An earthquake of a massive 6.2 magnitude struck Central Italy on Wednesday.
The earthquake hit most small towns across the region, reducing the areas into rubble, and trapped many under the debris.
It claimed the lives of many, with the death toll climbing to at least 247.
Reports said that the earthquake has displaced more than 1,000 people across central Italy.
Inaccessible locations prove difficult for rescue efforts
The earthquake's magnitude of 6.2 is reported to result in severe damage across the cities.
The mountainous and hilly regions across central Italy were reduced to rubble, while villages were almost flattened by the tremors.
Amatrice and Accumoli, near Rome, were the worst affected.
The earthquake resulted in immediate collapse of houses and the debris prove to make rescue operations difficult.
Children affected most, Amatrice reduced to inexistence
"Hearing the mayor of Amatrice say that the town no longer exists and hearing that there are children among the victims, I am deeply saddened," Pope Francis told a gathering at St. Peter's Square in Rome.
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Search operations ongoing, death toll set to rise
Civil protection authorities have said that the death toll is estimated to rise, largely due to massive destruction in remote areas and expected aftershocks of the earthquake.
The aftershocks are expected to last for several days, reports said.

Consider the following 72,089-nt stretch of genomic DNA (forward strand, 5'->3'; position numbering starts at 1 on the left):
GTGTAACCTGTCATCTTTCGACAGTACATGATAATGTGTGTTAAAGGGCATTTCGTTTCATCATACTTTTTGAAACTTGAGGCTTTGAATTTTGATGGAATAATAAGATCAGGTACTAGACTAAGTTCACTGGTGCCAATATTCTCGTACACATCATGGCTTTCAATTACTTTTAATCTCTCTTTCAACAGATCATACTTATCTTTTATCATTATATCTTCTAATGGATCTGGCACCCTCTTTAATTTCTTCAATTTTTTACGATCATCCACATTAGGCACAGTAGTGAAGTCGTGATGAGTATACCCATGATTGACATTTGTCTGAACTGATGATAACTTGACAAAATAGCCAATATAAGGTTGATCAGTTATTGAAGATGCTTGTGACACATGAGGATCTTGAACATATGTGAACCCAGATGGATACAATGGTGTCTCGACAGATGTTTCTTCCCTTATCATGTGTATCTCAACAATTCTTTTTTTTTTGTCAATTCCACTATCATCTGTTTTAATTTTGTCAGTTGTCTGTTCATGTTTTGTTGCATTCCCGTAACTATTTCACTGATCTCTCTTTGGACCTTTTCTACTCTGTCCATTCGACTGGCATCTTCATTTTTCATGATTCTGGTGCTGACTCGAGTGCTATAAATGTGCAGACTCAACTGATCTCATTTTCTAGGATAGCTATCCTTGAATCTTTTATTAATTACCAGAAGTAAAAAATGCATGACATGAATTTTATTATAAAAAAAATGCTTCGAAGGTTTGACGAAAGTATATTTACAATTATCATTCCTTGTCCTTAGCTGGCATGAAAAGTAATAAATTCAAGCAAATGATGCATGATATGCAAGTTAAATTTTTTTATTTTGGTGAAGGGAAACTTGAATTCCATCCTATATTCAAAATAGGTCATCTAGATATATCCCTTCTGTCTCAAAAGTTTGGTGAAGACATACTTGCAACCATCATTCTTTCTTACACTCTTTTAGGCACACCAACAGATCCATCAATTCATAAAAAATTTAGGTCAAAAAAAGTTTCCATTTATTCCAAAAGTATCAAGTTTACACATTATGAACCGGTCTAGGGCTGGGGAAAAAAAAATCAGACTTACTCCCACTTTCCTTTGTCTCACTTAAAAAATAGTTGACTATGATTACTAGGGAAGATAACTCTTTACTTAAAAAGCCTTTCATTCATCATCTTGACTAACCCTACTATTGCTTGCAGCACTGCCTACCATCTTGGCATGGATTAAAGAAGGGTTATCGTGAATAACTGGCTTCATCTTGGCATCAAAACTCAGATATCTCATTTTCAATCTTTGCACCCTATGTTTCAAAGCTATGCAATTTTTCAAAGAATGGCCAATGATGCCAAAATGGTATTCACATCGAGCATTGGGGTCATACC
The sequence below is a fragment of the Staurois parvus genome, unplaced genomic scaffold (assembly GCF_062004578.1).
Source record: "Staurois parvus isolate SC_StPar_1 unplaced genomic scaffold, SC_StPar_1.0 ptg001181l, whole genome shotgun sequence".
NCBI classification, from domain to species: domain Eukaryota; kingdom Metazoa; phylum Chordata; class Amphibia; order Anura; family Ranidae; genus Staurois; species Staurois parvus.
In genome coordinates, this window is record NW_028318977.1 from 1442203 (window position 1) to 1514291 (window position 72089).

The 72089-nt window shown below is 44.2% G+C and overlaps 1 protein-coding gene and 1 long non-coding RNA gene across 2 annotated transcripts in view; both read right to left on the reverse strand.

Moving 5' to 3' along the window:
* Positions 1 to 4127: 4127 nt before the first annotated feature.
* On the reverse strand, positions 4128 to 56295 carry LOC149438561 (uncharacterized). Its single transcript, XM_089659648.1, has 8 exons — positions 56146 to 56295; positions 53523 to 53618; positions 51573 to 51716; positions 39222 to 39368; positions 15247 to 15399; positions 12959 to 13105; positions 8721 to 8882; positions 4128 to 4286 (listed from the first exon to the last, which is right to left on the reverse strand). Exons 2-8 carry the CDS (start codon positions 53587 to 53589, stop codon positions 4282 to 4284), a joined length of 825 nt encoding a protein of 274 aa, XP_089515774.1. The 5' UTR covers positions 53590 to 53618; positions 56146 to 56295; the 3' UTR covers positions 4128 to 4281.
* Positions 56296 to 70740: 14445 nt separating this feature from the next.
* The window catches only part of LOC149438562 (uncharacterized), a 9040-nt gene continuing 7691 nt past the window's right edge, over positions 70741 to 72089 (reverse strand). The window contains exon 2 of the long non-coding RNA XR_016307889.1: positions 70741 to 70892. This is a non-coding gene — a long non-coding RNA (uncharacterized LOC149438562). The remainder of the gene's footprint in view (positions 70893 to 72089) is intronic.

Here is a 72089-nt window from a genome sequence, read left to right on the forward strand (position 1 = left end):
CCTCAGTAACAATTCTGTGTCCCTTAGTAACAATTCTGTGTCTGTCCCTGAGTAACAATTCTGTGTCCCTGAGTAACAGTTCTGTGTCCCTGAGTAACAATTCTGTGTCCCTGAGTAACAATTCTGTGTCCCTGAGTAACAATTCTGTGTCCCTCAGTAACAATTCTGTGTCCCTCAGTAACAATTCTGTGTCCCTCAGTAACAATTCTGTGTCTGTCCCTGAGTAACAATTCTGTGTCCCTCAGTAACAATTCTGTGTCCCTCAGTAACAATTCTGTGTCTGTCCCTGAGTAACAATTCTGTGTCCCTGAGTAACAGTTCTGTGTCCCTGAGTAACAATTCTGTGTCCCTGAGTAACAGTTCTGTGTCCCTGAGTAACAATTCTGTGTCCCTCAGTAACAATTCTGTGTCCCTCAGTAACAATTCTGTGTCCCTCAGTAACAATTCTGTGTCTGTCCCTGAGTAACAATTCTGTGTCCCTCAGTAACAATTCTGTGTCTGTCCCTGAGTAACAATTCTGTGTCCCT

Italy is no stranger to earthquakes, as the hilly Italian region of the Apennines is prone to its fault lines fracturing ever so often.
Germany extends immediate assistance
"Germany will be ready to do everything we can to help Italy if needed, and our thoughts are with the people of the region today," said German Chancellor Angela Merkel.
Italy looks to European Commission for help
Addressing the United Nations assembly in Manhattan, the Italian Prime Minister Mateo Renzi told them that the recent earthquake had caused damage of almost 4 billion euros.
Renzi wants as much leeway from the European Commission as possible, as he prepares the country's bill.
However, he didn't mention if this bill was for immediate aid or larger reconstruction plans.
2 earthquake like aftershocks strike Italy again
Two powerful earthquakes struck central Italy and were later described as aftershocks to the 24 August quake.
The first quake struck with a magnitude of 5.5 while the 2nd had a magnitude of 6.1 on Richter scale.
Both were shallow and no injuries were reported, however, several buildings were damaged.
Small cities and hamlets were cut off and were not reachable till morning.
Historic church collapses, Ussita on streets
Ussita, a small town in Italy was hard hit. 200 people had evacuated their homes and would sleep on the streets.
The darkness and downpour had made the rescue difficult.
A church disintegrated in the antiquated Perugian town of Norcia, known for its Benedictine monastery.
Schools were closed as a precautionary measure and a few hospitals were abandoned after sustaining damages.
6.6 magnitude quake rocks Itlay
The quake was powerful enough to shake windows in capital Rome.
Fabrizio Curcio, head of the national civil protection agency said there are reports of several injuries, however no casualty has been reported or confirmed so far.